Newsletters >> Spring 2015 >> Cell identity testing

Cell identity testing beyond isoenzyme analysis

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by Weihong Wang, Ph.D., Technology Development Manager

Recombinant cell lines are commonly utilized in the production of biopharmaceuticals. To ensure product safety, sufficient characterization of these production cell lines is a regulatory requirement. Cell line characterization is a comprehensive program that includes an array of testing, among which is the identity test. The purpose of the identity test is primarily to confirm the cell line’s species of origin, but may also assist in detecting contamination from other cell lines.

While ribosomal DNA sequencing has been well established for accurate species identification of microbial cell lines at the molecular level, biochemical analysis of isoenzyme polymorphism is considered the standard test for mammalian and insect cell line identification for quality control purposes. Despite the common use of Isoenzyme analysis, the methodology suffers several limitations, including limited species coverage, lack of sufficient sensitivity and difficulty in data interpretation, especially when trying to differentiate closely related species. Further, the test kit is provided by a single supplier (Innovative Chemistry). The technical limitations, as well as a recent supply shortage of assay reagents has heightened the need for alternative, more robust methodologies that can provide accurate speciation, and can be easily implemented in a quality control environment.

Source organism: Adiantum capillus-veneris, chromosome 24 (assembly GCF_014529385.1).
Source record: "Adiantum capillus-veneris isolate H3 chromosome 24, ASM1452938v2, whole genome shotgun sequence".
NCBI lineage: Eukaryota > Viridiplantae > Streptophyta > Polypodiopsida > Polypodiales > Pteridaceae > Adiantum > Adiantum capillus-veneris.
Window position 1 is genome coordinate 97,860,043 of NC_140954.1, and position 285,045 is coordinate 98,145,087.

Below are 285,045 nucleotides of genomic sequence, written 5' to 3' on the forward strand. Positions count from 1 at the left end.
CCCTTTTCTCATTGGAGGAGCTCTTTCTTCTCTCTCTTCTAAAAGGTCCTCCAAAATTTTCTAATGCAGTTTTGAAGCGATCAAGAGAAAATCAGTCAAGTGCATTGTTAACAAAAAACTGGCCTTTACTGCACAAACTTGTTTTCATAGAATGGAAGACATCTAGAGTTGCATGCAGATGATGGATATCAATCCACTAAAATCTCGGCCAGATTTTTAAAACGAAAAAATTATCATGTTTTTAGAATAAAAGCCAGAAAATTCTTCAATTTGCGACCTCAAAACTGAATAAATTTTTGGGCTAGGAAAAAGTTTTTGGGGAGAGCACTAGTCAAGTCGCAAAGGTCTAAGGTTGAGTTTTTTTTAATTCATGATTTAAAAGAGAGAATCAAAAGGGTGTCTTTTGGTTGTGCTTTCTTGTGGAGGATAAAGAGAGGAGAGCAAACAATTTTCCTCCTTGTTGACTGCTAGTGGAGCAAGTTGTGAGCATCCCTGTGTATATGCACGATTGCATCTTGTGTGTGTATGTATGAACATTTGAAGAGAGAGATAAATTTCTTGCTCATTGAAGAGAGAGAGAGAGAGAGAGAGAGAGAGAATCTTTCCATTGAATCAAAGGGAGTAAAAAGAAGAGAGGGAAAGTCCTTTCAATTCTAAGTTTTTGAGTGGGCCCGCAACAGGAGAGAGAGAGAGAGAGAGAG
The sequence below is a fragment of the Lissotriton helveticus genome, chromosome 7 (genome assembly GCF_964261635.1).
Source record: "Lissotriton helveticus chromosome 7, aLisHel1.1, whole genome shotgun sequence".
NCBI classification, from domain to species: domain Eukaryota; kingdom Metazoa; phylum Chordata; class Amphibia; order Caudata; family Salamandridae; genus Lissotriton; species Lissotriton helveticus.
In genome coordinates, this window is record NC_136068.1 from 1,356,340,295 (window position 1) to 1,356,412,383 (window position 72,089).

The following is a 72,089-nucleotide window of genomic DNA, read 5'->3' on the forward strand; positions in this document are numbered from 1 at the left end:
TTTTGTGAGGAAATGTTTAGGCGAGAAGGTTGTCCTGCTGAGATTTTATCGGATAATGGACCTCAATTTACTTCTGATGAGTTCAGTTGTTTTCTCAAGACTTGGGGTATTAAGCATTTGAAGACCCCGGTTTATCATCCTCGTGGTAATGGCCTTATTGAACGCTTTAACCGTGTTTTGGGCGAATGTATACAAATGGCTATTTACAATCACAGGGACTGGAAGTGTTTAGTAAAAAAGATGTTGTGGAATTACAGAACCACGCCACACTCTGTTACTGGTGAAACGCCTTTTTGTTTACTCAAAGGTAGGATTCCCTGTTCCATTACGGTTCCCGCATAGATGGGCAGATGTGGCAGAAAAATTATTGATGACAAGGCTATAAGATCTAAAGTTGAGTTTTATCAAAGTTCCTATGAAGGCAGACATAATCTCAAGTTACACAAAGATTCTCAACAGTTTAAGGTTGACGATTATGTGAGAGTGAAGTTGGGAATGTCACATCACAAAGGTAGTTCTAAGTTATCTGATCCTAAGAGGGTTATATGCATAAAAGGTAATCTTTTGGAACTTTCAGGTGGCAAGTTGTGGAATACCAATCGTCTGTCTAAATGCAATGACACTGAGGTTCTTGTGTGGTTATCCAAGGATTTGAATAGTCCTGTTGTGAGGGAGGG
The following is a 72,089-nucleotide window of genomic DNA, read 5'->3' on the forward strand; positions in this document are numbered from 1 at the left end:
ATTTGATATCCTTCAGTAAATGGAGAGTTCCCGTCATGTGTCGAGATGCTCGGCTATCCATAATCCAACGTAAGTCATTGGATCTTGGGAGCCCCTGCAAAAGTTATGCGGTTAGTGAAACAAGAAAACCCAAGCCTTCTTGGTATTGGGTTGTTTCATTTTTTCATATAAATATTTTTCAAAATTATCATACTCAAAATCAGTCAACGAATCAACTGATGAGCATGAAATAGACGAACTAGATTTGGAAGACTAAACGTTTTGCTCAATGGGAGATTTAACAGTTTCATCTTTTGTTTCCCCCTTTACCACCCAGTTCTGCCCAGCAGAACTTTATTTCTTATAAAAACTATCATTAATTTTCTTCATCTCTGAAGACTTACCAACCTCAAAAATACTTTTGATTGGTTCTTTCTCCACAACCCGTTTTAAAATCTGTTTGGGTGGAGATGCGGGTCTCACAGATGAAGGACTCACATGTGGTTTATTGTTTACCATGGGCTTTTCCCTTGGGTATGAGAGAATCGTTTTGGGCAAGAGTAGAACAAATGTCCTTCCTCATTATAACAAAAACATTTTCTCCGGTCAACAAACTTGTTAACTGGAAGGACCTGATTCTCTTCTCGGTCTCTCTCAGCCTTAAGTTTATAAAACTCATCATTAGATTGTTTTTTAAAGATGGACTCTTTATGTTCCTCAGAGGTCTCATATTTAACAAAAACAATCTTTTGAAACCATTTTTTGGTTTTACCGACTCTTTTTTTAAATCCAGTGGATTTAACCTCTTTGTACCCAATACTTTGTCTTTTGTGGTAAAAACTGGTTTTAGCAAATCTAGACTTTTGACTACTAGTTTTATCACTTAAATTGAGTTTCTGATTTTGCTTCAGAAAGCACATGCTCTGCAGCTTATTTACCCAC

To that effort, Eurofins Lancaster Laboratories is currently developing the DNA barcoding method which is a molecular technique for species identification. This method utilizes one particular mitochondrial gene, cytochrome oxidase I (COI), as a target for molecular identification of cell lines commonly used in biopharmaceutical production. The COI gene contains substantial interspecies variation whereas intraspecies variation remains remarkably low in most species. Therefore the COI gene has been established as an excellent target for species identification. In the COI DNA barcoding method, DNA is isolated from the cell line being tested and amplified using an appropriate set of primer cocktails in a multiplex qPCR. Species identification can be made based on size of the PCR amplicon, followed by sequencing analysis of the amplicon to confirm expected species specific sequence, where necessary. For clients with human cell lines, cell line identification can be further substantiated by short tandem repeat analysis (STR). STRs are regions of DNA where short sequences, usually between 2-6 base pairs (bp), are repeated side-by-side. A small subset of known STRs have been selected and standardized for use in human identity testing. By comparing the STR profile of a given cell line to the corresponding reference cell line (such as those available through ATCC), the identity of the cell line (based on the expected donor STR profile) can be confirmed. In addition to providing better accuracy and robustness, both COI barcoding and STR analysis are expected to be more sensitive in detecting cell line cross-contamination.

The COI barcoding and STR analysis will be available later this year. For more information on cell identity testing, including sample submission instructions, pricing and turnaround time, please contact Biopharmaceutical Business Development at 717-656-2300.